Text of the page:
Google, Plus Too Many Mistakes = An Accident Going Somewhere To Happen

There are few things in the world you can get away with failing over and over and continue to survive. Ever heard the saying “If you keep doing the same thing, you will get the same results”? Here we go again…

In case you didn’t know, I have written on the Google Plus thing more than a few times.  Here is a little timeline…

April 12, 2011 – I started writing on the shift I saw in Google’s internet dominance and that a significant change in their business needed to occur in their business focus or they may be in trouble. I wrote – Google and Goliath – The Social Media Wars where I first predicted Google would be in trouble if they did not “innovate within the social media space, producing the next significant platform or component”, they would go the way of AOL.

April 13, 2011 – I continued this post with a Part 2 due to the massive response and uproar from many people that essentially called me nuts. I ended the post with a word to Google that stated “Either innovate, integrate and dominate, or face very troubled times ahead.”

June 23, 2011 – I wrote The Future of Social Media is NOT Networks, But Relationship Management – Where I discussed that the last thing we need is another social network, but instead need additional and better technologies that improve the ability to manage and improve relationships.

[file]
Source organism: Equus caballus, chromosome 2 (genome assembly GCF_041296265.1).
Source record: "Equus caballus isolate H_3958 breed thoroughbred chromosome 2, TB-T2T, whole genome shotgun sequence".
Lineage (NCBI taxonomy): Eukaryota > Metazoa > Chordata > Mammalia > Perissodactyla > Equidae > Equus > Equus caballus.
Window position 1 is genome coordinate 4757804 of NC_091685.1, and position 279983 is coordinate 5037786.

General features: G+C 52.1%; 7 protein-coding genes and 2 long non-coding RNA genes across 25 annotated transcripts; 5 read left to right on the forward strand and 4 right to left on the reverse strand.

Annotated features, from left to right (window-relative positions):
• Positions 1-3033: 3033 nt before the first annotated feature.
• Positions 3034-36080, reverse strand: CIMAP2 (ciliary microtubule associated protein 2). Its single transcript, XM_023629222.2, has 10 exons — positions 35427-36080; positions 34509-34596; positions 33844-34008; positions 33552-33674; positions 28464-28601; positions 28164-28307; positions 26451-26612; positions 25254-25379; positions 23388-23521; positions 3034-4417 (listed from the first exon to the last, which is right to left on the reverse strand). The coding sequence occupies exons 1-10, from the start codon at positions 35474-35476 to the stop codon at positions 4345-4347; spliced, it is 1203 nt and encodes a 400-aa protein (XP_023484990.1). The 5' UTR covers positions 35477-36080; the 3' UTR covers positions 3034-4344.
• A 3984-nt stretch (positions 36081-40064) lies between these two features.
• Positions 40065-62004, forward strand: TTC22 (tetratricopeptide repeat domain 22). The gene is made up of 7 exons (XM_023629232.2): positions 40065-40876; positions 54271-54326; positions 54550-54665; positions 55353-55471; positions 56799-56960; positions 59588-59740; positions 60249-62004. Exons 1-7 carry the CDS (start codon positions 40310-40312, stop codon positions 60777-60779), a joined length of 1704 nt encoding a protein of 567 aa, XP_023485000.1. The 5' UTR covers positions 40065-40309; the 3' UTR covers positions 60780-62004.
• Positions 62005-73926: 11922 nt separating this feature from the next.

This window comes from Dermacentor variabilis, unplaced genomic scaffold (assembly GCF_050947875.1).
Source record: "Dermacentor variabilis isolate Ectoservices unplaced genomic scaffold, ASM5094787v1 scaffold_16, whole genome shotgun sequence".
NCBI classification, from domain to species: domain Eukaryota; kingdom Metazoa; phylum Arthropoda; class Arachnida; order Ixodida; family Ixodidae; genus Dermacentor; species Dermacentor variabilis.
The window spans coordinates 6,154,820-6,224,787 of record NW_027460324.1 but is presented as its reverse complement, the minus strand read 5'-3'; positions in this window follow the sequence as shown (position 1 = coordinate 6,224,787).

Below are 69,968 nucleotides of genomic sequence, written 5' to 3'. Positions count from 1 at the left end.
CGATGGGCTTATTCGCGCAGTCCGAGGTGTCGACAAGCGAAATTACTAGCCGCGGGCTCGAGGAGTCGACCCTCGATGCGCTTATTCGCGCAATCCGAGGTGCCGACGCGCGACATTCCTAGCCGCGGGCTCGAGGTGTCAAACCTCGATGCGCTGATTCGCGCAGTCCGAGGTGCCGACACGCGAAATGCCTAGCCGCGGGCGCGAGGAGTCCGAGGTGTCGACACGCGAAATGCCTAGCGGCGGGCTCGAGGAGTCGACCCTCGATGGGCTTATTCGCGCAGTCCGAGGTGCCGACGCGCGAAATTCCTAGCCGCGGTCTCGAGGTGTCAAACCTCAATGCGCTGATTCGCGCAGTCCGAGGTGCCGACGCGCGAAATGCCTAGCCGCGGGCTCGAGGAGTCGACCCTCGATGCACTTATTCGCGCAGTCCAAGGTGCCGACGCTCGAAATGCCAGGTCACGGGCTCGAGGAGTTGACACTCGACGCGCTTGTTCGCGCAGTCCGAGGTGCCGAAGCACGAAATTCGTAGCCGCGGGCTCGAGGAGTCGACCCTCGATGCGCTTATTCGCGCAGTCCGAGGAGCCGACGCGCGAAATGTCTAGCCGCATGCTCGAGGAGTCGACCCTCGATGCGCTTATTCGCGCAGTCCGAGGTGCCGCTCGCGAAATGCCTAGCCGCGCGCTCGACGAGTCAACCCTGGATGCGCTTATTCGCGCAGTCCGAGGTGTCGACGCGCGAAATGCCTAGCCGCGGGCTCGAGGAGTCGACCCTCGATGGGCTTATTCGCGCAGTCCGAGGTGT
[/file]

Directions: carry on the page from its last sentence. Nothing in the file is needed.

Jun 28, 2011 – Google Announced Google Plus – After two previous social network failures, Google makes a third attempt extremely late in the game, well after the industry has established itself.  Mistake 1

* That day I privately said to my business partner and two others “What you just saw was Google Tapping Out”.  As in, calling uncle…

Over the next several weeks their decision to limit users allowed to a select few and invites only, builds frustration and anger that alienates many potential loyal users. Mistake 2

After a few insignificant posts on this issue I continued with:

August 29, 2011Three Reasons Google Plus Is Facing Difficulties – Here I outlined what I believed are the major obstacles Google Plus was facing and that this endeavor was a large mistake.

September 19, 2011 – I came completely out of the closet on my G+ views with a post entitled The Google Plus Failure, Now Jeopardizing Google Itself, which publicly predicted the general failure of their social network and how their decision to try yet again in the space now put their entire business at risk. I went further and provided a five step plan they should adopt to thwart an impending disaster.